With few exceptions (1031’s and the like), there little urgency to buy again. The next good deal will come; give it time. With selling, there are certainly more reasons to be motivated, but fight it like the plague. You should have your strike price set before the negotiation begins, and stick by that with unrelenting fervor. Any participant who is not willing to walk away is at an enormous disadvantage and will get the short end of the stick almost every time.


Negotiating is not an easy thing to master (and I certainly haven’t done it by any means). For those looking for more sophisticated techniques, Getting to Yes and Influence are great books to check out. But as far as the foundation goes, defeating the fear of rejection is the key first step.

Each negotiation will become easier. And when starting, all you need to remember is to ask for what you want and always be willing to walk away.

If you could give one piece of advice to the newbie investor regarding negotiation, what would it be?

Leave your best tips and tricks below!

Andrew Syrios has been investing in real estate for over a decade and is a partner with Stewardship Investments, LLC along with his brother Phillip ...
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    Uyenchi Ho Investor from San Jose, California
    Replied almost 6 years ago
    This is great advice. Thank you. I’ll keep these tips in mind when I do my first negotiation. Also, I like the comment about never being a motivated buyer (and selling). I think the trick is to put yourself in the position of not being a motivated seller.
    Dan Shaker from Warren, Ohio
    Replied almost 6 years ago
    The fear of rejection is what holds us back to make a good negotiation. Sometimes that fear get the most out of us that we end up not negotiating or not doing what should be done in the first place. It’s true that you should know what you want and be firm about it and also knowing when to walk away is also an advantage because this shows that you are not scared of being rejected by either the buyer or the seller which shows them that its either they take it or they leave it. This kind of attitude is not to show that you are arrogant but this will show people how confident you are in what you are doing and how comfortable you already are in your business. Rejection is a part of the business and it is inevitable.
    Account Closed from Las Cruces, New Mexico
    Replied almost 6 years ago
    Great advice. I surely need to put this in to practice with the small things in life before I head into the larger things. Could save me further down the road. Thanks again!
    Brian Gibbons Investor from Sherman Oaks, CA
    Replied almost 6 years ago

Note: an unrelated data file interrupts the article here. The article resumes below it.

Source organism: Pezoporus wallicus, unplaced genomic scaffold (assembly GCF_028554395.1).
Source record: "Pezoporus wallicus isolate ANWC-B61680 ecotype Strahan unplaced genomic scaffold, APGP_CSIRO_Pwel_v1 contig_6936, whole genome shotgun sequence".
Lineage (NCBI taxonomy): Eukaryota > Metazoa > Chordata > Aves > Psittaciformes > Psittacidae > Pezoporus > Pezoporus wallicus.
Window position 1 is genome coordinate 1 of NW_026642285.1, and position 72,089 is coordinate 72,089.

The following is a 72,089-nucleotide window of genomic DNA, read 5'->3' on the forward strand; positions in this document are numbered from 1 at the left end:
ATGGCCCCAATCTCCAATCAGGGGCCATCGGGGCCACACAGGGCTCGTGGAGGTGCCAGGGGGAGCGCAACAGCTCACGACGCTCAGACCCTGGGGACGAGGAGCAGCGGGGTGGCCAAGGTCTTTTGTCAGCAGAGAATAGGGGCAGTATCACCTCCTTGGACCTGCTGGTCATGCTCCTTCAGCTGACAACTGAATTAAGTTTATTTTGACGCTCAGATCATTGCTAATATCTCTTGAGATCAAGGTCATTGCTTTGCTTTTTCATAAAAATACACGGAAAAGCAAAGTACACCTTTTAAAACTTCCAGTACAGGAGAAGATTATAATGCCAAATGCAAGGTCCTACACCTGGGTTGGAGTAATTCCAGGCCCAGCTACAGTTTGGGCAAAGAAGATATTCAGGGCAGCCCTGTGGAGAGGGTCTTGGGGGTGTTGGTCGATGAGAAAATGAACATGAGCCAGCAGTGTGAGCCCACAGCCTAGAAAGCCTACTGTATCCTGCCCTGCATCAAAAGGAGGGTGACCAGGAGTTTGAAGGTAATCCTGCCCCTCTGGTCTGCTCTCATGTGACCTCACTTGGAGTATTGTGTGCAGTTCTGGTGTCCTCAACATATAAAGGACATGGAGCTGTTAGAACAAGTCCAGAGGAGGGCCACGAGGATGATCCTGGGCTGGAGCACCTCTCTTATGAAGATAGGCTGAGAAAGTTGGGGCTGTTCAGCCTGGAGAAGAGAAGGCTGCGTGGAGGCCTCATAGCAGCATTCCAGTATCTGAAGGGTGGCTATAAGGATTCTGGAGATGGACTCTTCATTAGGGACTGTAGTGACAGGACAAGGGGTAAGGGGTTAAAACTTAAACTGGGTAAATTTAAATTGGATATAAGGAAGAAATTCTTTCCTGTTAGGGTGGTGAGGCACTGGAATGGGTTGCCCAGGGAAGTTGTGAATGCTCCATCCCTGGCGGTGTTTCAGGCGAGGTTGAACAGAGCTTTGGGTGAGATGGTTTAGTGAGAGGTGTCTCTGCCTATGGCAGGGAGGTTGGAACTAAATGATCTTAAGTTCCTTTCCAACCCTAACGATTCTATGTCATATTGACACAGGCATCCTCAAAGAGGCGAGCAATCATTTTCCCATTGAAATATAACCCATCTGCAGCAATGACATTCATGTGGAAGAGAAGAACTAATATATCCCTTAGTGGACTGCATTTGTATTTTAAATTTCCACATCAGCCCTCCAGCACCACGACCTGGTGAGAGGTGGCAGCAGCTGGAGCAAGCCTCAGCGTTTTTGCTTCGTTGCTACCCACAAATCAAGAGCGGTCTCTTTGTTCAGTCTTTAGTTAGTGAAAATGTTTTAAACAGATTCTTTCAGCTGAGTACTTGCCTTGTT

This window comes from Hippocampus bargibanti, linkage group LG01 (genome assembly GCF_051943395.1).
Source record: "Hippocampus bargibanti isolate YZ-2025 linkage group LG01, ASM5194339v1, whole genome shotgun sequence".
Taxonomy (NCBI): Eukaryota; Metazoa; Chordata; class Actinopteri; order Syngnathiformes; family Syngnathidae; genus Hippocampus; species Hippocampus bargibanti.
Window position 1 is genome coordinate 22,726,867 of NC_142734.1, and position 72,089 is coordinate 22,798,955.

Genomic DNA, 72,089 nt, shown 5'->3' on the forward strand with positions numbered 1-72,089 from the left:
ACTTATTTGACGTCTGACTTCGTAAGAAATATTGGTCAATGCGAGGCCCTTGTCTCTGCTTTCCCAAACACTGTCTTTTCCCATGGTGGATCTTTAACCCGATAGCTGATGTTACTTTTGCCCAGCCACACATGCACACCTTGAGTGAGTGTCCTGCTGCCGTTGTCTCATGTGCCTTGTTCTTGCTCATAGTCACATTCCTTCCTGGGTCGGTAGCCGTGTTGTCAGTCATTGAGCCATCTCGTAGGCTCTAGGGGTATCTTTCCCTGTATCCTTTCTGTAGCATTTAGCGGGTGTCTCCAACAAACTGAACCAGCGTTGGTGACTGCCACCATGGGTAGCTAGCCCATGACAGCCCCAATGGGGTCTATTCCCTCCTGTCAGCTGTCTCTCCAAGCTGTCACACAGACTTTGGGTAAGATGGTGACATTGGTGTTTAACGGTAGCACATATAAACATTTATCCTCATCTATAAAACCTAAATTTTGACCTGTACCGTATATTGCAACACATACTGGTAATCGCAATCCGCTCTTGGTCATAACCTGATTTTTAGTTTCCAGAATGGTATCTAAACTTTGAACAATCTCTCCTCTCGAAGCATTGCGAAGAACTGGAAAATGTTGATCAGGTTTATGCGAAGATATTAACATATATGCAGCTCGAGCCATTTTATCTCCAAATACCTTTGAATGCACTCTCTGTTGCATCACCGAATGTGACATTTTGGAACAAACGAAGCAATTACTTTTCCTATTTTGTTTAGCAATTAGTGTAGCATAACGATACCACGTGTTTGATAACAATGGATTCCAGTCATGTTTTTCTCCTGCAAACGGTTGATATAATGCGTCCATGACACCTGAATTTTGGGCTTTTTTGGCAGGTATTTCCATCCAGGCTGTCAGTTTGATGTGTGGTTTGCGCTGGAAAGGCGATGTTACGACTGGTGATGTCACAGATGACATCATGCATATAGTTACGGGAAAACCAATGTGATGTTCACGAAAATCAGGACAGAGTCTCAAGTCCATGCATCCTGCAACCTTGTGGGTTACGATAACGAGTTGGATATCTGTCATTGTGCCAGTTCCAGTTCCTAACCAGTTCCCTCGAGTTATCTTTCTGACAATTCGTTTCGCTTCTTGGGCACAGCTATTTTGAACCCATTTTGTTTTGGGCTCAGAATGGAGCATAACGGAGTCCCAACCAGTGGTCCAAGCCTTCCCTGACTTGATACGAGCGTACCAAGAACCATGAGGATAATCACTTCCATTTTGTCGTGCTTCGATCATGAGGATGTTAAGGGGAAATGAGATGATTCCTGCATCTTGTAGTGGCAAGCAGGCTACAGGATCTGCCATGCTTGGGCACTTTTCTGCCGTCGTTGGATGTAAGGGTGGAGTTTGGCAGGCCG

Being rejection proof is key to getting a good RE deal or being #1 in insurance sales. Being a no collector is a good way to think about the process. Say to yourself, “I will collect 200 no’s this week.” Then go collect them. Write them on a yellow pad. 30 to a page. That is 7 pages of nos. 4 columns 1. Names, 2. phone#s, 3. address, 4. notes-comments Better yet contact the motivated seller 7 times before you give up on them. Send them post cards. Say things on the post card, and PRINT… “I know you said no before. Would you say yes now? Please?” “I am still interested. Would you like a written offer?” Setting the appointment and not saying much, to get a face to face, is important. “Framing” the face to face is also important. I use 5 steps in framing: 1. Build rapport – talk about their job, hobbies, kids, travel locally in the area, etc. 2. Use an upfront agreement – to avoid coming back, I tell them I will either say yes I want the property or no I do not, it’s either a red light or a green light. Then I ask them if it is a green light, to sign a letter of intent during the meeting, before I leave. I say this up front. 3. I find out how they feel, why they want to sell, how open they are to sell on terms, etc. 4. If it is a cash sale, then I get the price down. First, to get all the financial details on the sellers’ situation out and on the table. Second, to get all this information while at the same time LOWERING the sellers’ expectations as to the amount of money they are going to get and when they are going to get it. 5. Then I use a “what if step”. There’s negative phrasing in here, being a reluctant buyer, and an appeal to authority. Deal Ex) Say the seller has 10% equity, $100K ARV, no work needed, 90% loan to be paid off, tried with an agent to sell at $110K didnt work, agent did not bring any prospective buyers over, over priced listing is the reason but I don’t say that. “““““““““` What if step example “Mr. and Mrs. Jones, we been through a lot in the last 45 minutes or so talking about how to fix your house situation, so I have a possible solution but it’s only a maybe, it’s not definite unless all parties agree, Remember we talked about this agreement where if you’re not 100% happy we’re not going to get anything done tonight, you do remember that don’t you? (Wait for them to acknowledge you, don’t go forward until the acknowledge you) “And remember also that I need to be 100% happy with the solution too, if I’m not completely satisfied with the solution then I’m just gonna pack up and go, it’s just not a deal for me….I like to be positive but you’ve got to be realistic too.” (Make sure that they understand that) “So here’s the idea, you might hate it I don’t know, it’s not perfect, what’s perfect as you get a perfect cash offer with no contingencies, and you move on with your lives. We know to sell this house you need to list the house under comps for a traditional sale, and pay the “costs to sell”, which generally are 10 to 12% of value in this market as we went through before. (we have been through that in step 3 above). “And as you remember, because you don’t want to list it again with an agent and “pay the costs to sell”, which would net you around $87,000 if you got your price or close to it ($97,000 minus 10%) then you would have to bring money to the closing table in order to get rid of the house $87K – $90K) Is that still your thinking or is anything changed? (Wait and make sure you have confirmation that this is still a good solution for them) “To get back to my solution… And again thismight not be perfect but let’s just talk about a possible solution for your house problem…what if you were to get a payment that would approximate your PITI payment, you said that was about $745, right? ” And market rent is 900, right? ” So here’s the solution, what if we get a payment that would definately cover that PITI I don’t know maybe 850 a month… and the reason why you want to go under market rent as you get a lot of people through the house, just like when you’re by a car you “buy the payment, not with the total price” oh that sounds like you’re losing $50 a month but the way we do it is we have a lower than market rent, but only if the tenant buyer pays before the fifth of the month, otherwise it’s hundred dollars more, why I like this as it’s not a penalty like a late fee, they know they can get the cheaper rent if they pay before the fifth. ….Sorry so to get back to this solution, what if we get a PITI payment, between 850 and 950, get you some cash flow, and then would set the sales price on the “rent on arrangement” with the tenant buyer have a few percentage points above the comps, say $104,000, and the buyer would pay all the closing costs to save you money. “Now our fee do perform this solution is paid by the buyer, which is 3% of $104,000. This is my recommendation. And to help the buyer buy the house the 3% fee they pay us is applied toward the purchase price so the buyer will be buying it at $101,000 when they get the mortgage. This is called an option fee. Now this whole arrangement will not work if you don’t have an open mind about when they the buyer gets the mortgage, because we can’t forecast when they will get qualified and funded to buy, but we can have an incentive for them to buy sooner than later by increasing the sales price down the road, to say 106,000 in year 2. First lease is $850, 12 months, second lease is $875, months 13-24. First option is $104,000, second option is $106,000 months 13-24. Note you start with 1st lease and 1st option and see how they do, paying the rent on time, etc. I know this sounds complicated but let’s just keep it simple, If you sell traditionally with an agent you pay the costs to sell you’re probably looking at around $87,000 in your pocket. If we get involved you get more money in your pocket and the buyer pays us If you’d like us to draft an offer that’s great…. if not we’ve got a lot of houses that don’t have alot equity to see, (being a reluctant buyer) so it’s totally up to you, no pressure, but if you want to get going we can draft a letter of intent and spell out the terms and then get this thing done in about 30 to 45 days. (Show The letter of intent, Point with a pen, it’s blank so doesn’t really matter, I usually write on a yellow pad The basics -Selling with an agent approximately $87,000 net to seller after all costs -Selling on lease to own after leasing 12 to 24 months net to seller $101,000 less minor costs such as sellers concessions “““““““““““““ That’s how I generally negotiate rent to own with the seller.